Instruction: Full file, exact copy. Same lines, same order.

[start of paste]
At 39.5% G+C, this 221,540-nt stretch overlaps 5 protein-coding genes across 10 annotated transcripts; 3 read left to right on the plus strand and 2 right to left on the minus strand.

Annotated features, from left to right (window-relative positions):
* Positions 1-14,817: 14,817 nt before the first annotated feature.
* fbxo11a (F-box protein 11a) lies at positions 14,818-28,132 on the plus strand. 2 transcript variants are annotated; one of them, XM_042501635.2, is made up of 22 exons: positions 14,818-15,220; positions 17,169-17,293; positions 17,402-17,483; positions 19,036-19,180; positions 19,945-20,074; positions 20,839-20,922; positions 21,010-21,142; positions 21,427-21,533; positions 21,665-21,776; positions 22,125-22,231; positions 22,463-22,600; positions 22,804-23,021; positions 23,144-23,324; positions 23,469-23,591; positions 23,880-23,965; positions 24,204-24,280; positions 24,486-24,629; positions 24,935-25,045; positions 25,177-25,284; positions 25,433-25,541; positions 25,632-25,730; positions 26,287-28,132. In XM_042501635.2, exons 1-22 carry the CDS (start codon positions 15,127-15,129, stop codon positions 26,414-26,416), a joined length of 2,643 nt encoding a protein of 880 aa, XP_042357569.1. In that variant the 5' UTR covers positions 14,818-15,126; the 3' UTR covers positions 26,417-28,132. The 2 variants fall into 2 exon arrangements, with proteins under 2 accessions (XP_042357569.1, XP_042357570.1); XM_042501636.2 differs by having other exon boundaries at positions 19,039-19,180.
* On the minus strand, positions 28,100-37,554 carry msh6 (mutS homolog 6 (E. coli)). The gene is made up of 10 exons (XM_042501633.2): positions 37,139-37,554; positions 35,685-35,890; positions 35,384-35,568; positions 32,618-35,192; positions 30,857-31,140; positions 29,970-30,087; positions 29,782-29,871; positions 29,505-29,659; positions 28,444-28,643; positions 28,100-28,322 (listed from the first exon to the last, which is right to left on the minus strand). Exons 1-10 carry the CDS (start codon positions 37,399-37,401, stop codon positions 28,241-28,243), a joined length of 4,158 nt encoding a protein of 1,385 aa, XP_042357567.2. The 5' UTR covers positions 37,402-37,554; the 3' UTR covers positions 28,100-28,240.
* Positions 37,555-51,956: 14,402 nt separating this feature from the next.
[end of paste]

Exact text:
At 39.5% G+C, this 221,540-nt stretch overlaps 5 protein-coding genes across 10 annotated transcripts; 3 read left to right on the plus strand and 2 right to left on the minus strand.

Annotated features, from left to right (window-relative positions):
* Positions 1-14,817: 14,817 nt before the first annotated feature.
* fbxo11a (F-box protein 11a) lies at positions 14,818-28,132 on the plus strand. 2 transcript variants are annotated; one of them, XM_042501635.2, is made up of 22 exons: positions 14,818-15,220; positions 17,169-17,293; positions 17,402-17,483; positions 19,036-19,180; positions 19,945-20,074; positions 20,839-20,922; positions 21,010-21,142; positions 21,427-21,533; positions 21,665-21,776; positions 22,125-22,231; positions 22,463-22,600; positions 22,804-23,021; positions 23,144-23,324; positions 23,469-23,591; positions 23,880-23,965; positions 24,204-24,280; positions 24,486-24,629; positions 24,935-25,045; positions 25,177-25,284; positions 25,433-25,541; positions 25,632-25,730; positions 26,287-28,132. In XM_042501635.2, exons 1-22 carry the CDS (start codon positions 15,127-15,129, stop codon positions 26,414-26,416), a joined length of 2,643 nt encoding a protein of 880 aa, XP_042357569.1. In that variant the 5' UTR covers positions 14,818-15,126; the 3' UTR covers positions 26,417-28,132. The 2 variants fall into 2 exon arrangements, with proteins under 2 accessions (XP_042357569.1, XP_042357570.1); XM_042501636.2 differs by having other exon boundaries at positions 19,039-19,180.
* On the minus strand, positions 28,100-37,554 carry msh6 (mutS homolog 6 (E. coli)). The gene is made up of 10 exons (XM_042501633.2): positions 37,139-37,554; positions 35,685-35,890; positions 35,384-35,568; positions 32,618-35,192; positions 30,857-31,140; positions 29,970-30,087; positions 29,782-29,871; positions 29,505-29,659; positions 28,444-28,643; positions 28,100-28,322 (listed from the first exon to the last, which is right to left on the minus strand). Exons 1-10 carry the CDS (start codon positions 37,399-37,401, stop codon positions 28,241-28,243), a joined length of 4,158 nt encoding a protein of 1,385 aa, XP_042357567.2. The 5' UTR covers positions 37,402-37,554; the 3' UTR covers positions 28,100-28,240.
* Positions 37,555-51,956: 14,402 nt separating this feature from the next.